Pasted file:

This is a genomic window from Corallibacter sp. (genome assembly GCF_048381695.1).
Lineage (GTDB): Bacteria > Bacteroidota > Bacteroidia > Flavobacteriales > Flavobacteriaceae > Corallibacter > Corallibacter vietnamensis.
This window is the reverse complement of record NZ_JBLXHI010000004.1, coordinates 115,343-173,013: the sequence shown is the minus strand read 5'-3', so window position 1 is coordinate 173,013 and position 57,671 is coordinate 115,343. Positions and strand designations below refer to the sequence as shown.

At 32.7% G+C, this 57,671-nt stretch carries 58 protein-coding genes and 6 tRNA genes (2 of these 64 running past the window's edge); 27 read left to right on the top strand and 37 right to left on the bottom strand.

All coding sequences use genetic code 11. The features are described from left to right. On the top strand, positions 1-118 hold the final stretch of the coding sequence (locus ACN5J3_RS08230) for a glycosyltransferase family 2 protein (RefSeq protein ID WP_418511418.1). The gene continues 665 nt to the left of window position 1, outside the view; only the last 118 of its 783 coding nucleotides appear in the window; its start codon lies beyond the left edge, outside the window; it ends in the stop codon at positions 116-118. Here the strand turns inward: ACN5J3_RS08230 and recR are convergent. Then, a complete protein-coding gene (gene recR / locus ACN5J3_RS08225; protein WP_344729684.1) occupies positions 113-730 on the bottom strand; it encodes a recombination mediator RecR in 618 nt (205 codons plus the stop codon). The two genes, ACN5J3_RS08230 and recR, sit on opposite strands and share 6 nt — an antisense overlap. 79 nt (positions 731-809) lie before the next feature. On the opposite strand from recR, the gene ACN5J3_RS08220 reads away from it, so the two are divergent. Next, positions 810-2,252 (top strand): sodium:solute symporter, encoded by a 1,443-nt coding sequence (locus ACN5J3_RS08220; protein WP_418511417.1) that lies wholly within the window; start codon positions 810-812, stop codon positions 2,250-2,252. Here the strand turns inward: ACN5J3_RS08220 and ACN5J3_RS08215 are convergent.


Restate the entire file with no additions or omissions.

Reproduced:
This is a genomic window from Corallibacter sp. (genome assembly GCF_048381695.1).
Lineage (GTDB): Bacteria > Bacteroidota > Bacteroidia > Flavobacteriales > Flavobacteriaceae > Corallibacter > Corallibacter vietnamensis.
This window is the reverse complement of record NZ_JBLXHI010000004.1, coordinates 115,343-173,013: the sequence shown is the minus strand read 5'-3', so window position 1 is coordinate 173,013 and position 57,671 is coordinate 115,343. Positions and strand designations below refer to the sequence as shown.

At 32.7% G+C, this 57,671-nt stretch carries 58 protein-coding genes and 6 tRNA genes (2 of these 64 running past the window's edge); 27 read left to right on the top strand and 37 right to left on the bottom strand.

All coding sequences use genetic code 11. The features are described from left to right. On the top strand, positions 1-118 hold the final stretch of the coding sequence (locus ACN5J3_RS08230) for a glycosyltransferase family 2 protein (RefSeq protein ID WP_418511418.1). The gene continues 665 nt to the left of window position 1, outside the view; only the last 118 of its 783 coding nucleotides appear in the window; its start codon lies beyond the left edge, outside the window; it ends in the stop codon at positions 116-118. Here the strand turns inward: ACN5J3_RS08230 and recR are convergent. Then, a complete protein-coding gene (gene recR / locus ACN5J3_RS08225; protein WP_344729684.1) occupies positions 113-730 on the bottom strand; it encodes a recombination mediator RecR in 618 nt (205 codons plus the stop codon). The two genes, ACN5J3_RS08230 and recR, sit on opposite strands and share 6 nt — an antisense overlap. 79 nt (positions 731-809) lie before the next feature. On the opposite strand from recR, the gene ACN5J3_RS08220 reads away from it, so the two are divergent. Next, positions 810-2,252 (top strand): sodium:solute symporter, encoded by a 1,443-nt coding sequence (locus ACN5J3_RS08220; protein WP_418511417.1) that lies wholly within the window; start codon positions 810-812, stop codon positions 2,250-2,252. Here the strand turns inward: ACN5J3_RS08220 and ACN5J3_RS08215 are convergent.